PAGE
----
At least Selvey is quite bright. Hughes is just…… I don’t know where to start with that kind of tripe. Cook’s decline is due to better opening bowlers. Of course it is. Absolutely astonishing.


        • LordCanisLupus Sep 2, 2018 / 8:15 pm

          Not overly convinced by the first statement.

          Cook’s decline is due to better opening bowlers. Oh do stop it Aggers!


        • LordCanisLupus Sep 2, 2018 / 8:38 pm

          Also a note to say that Cook’s career average is now down to 44.88, a precipitous drop and now 2.39 below a man who was dumped for being over the hill in a team that needed fresh blood and to develop youngsters.

          Good job there is not a Gary Ballance-like opener just waiting for a chance!

          Did you know that Cook now averages 43.49 in tests in England. Ian Bell averaged 47.84. Get that man’s eyesight checked! (KP averaged over 50 in the so-called toughest batting conditions in the world, although the opening bowling is so much better now).

          Liked by 1 person

      • LordCanisLupus Sep 2, 2018 / 8:05 pm

        Lord give me fucking strength.

        I have no words. No anger left to give.

        No. I must. How is he stealing a living with the moniker “The Analyst” with that bollocks. Glen McGrath would have the modern day test player on absolute toast. Yet he’s not as good as Mitchell Starc? Wasim Akram isn’t in Mohammed Abbas’s league, and nor is Waqar. Rabada and Steyn, really good. Except Steyn has been a shadow of himself for four years. And yes, it’s easy to confuse Kemar Roach with Malcolm Marshall and his fellow pacemen.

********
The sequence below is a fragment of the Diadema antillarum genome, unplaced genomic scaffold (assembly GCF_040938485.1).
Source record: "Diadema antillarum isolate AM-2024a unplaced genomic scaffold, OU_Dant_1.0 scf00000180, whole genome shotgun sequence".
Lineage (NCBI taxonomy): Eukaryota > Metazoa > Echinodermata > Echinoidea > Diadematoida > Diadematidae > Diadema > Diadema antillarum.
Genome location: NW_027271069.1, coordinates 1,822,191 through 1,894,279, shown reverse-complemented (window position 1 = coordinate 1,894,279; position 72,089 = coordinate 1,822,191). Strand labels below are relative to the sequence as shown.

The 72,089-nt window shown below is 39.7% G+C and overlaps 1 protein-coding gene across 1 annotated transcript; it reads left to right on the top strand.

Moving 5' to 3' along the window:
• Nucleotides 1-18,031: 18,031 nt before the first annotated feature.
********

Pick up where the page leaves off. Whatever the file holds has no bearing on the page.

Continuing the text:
Liked by 1 person

        • Mark Sep 2, 2018 / 9:23 pm

          My take is that 39 in a crack handed way, and without intendending to has just confirmed that England are now doctoring the pitches. Unlike they were ten years ago when Cook started his career. The Duke ball is the same, so the pitches have changed.

          Ever since the winter that must never be talked about in 2014 England have created a model of seamer friendly pitches where 350 is a big score. This allows their hit and miss all rounders to play a sort of 20/20 Test match. It’s a new form of the game where most matches are done and dusted in between 3 to 4 days. Batsman just blast away all the way down the order knowing they will never have to build a 450 score.

          Occasionally they have come unstuck, but they have the players over the series to get the better out of the opposition. Of course this model is completely useless when they go overseas. But nobody cares about away test matches anymore so why bother?


      • dannycricket Sep 2, 2018 / 8:53 pm

        I think batting at 3 is harder now than before, due to the plethora of crappy openers. Particularly for England.


      • d'Arthez Sep 3, 2018 / 5:32 am